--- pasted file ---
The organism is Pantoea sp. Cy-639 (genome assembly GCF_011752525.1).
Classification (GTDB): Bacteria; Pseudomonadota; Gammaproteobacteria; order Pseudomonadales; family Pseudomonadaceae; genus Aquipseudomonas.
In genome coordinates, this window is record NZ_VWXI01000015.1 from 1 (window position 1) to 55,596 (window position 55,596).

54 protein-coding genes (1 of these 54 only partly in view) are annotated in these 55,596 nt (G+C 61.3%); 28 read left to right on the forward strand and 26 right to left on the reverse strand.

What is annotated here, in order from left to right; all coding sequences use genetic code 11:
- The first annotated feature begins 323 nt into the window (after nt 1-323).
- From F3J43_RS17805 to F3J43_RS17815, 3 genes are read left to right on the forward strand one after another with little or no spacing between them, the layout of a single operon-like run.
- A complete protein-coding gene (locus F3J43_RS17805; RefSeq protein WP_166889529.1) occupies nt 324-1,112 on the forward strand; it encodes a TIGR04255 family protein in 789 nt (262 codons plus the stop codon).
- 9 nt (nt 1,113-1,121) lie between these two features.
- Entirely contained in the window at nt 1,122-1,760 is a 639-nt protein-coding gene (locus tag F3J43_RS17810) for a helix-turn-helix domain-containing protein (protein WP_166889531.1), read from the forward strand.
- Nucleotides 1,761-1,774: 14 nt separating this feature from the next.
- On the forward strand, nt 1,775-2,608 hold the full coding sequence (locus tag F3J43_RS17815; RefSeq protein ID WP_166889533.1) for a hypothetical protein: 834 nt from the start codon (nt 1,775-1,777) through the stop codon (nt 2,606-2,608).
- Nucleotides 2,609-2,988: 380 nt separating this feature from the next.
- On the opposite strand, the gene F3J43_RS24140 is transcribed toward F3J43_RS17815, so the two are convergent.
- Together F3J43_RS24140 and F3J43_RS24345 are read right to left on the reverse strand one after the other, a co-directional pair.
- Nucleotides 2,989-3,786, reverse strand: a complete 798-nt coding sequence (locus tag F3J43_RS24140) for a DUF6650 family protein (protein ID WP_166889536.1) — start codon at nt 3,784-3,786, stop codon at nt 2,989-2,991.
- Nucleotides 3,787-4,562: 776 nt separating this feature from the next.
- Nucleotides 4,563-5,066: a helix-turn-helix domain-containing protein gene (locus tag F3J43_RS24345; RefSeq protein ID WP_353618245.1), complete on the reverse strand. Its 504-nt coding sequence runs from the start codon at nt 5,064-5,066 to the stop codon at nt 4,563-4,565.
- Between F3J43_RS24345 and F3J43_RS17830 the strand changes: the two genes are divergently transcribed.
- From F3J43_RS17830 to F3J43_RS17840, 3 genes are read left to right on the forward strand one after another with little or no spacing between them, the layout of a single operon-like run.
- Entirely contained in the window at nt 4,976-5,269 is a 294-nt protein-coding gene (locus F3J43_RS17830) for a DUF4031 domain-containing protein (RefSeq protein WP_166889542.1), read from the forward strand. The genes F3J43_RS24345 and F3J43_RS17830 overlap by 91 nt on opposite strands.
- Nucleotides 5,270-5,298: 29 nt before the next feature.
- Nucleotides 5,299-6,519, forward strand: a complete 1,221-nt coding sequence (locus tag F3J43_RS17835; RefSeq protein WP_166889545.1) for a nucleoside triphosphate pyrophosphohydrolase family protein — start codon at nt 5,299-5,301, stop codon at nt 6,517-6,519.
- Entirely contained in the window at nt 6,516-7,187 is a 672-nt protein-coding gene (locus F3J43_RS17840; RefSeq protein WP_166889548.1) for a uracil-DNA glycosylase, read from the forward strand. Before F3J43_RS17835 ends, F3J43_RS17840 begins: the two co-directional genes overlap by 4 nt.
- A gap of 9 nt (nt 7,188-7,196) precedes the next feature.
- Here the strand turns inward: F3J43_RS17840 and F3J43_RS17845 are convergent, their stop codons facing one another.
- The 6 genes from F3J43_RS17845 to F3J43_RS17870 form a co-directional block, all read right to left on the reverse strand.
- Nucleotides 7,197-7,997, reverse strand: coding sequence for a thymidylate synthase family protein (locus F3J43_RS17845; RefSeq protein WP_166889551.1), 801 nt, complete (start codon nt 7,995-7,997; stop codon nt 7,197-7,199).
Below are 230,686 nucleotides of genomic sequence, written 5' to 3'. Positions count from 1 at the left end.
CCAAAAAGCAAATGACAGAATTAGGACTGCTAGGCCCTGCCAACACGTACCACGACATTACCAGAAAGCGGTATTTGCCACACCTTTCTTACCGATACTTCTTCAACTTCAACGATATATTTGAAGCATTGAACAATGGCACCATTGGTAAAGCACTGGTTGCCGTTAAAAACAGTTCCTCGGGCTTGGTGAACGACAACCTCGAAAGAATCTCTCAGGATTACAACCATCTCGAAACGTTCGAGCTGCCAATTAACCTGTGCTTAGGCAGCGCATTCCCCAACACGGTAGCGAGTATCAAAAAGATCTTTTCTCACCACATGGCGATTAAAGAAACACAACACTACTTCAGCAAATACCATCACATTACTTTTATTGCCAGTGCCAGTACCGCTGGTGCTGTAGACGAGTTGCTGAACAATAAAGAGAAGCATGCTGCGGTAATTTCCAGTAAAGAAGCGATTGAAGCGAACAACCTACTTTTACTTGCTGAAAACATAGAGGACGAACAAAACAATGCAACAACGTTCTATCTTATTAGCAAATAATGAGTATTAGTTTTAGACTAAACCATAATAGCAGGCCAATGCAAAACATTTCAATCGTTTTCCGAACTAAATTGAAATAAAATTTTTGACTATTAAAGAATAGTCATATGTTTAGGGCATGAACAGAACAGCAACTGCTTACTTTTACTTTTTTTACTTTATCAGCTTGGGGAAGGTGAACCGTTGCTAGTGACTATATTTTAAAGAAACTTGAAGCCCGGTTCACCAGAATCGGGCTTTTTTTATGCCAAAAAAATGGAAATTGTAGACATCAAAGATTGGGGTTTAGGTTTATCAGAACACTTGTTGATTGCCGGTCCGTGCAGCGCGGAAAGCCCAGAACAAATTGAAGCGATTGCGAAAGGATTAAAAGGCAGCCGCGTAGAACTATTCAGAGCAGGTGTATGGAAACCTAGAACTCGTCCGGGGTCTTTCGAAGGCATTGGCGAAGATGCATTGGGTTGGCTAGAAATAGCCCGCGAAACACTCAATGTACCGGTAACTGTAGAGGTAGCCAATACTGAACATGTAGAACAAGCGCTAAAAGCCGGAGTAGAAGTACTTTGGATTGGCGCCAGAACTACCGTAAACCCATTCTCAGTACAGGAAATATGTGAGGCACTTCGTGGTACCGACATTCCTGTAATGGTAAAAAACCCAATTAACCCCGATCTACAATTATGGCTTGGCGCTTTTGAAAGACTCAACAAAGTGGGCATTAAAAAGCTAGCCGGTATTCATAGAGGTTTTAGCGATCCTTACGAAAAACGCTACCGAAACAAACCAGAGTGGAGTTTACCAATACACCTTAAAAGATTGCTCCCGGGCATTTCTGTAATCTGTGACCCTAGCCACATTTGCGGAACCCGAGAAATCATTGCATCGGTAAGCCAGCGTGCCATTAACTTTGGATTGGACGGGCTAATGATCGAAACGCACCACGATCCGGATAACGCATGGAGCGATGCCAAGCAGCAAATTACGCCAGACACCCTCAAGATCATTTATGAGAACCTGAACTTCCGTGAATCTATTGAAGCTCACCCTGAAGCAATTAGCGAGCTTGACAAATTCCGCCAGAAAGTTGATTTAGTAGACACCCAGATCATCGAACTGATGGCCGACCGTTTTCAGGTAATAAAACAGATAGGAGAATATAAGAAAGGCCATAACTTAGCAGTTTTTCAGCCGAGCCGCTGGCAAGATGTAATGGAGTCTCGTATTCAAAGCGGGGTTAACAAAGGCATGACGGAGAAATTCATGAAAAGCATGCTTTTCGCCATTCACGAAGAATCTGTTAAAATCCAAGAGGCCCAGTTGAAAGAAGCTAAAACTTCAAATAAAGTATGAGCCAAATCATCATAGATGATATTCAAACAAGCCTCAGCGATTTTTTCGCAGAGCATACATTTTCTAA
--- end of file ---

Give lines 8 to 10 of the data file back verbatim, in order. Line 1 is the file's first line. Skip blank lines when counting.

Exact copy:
- A complete protein-coding gene (locus F3J43_RS17805; RefSeq protein WP_166889529.1) occupies nt 324-1,112 on the forward strand; it encodes a TIGR04255 family protein in 789 nt (262 codons plus the stop codon).
- 9 nt (nt 1,113-1,121) lie between these two features.
- Entirely contained in the window at nt 1,122-1,760 is a 639-nt protein-coding gene (locus tag F3J43_RS17810) for a helix-turn-helix domain-containing protein (protein WP_166889531.1), read from the forward strand.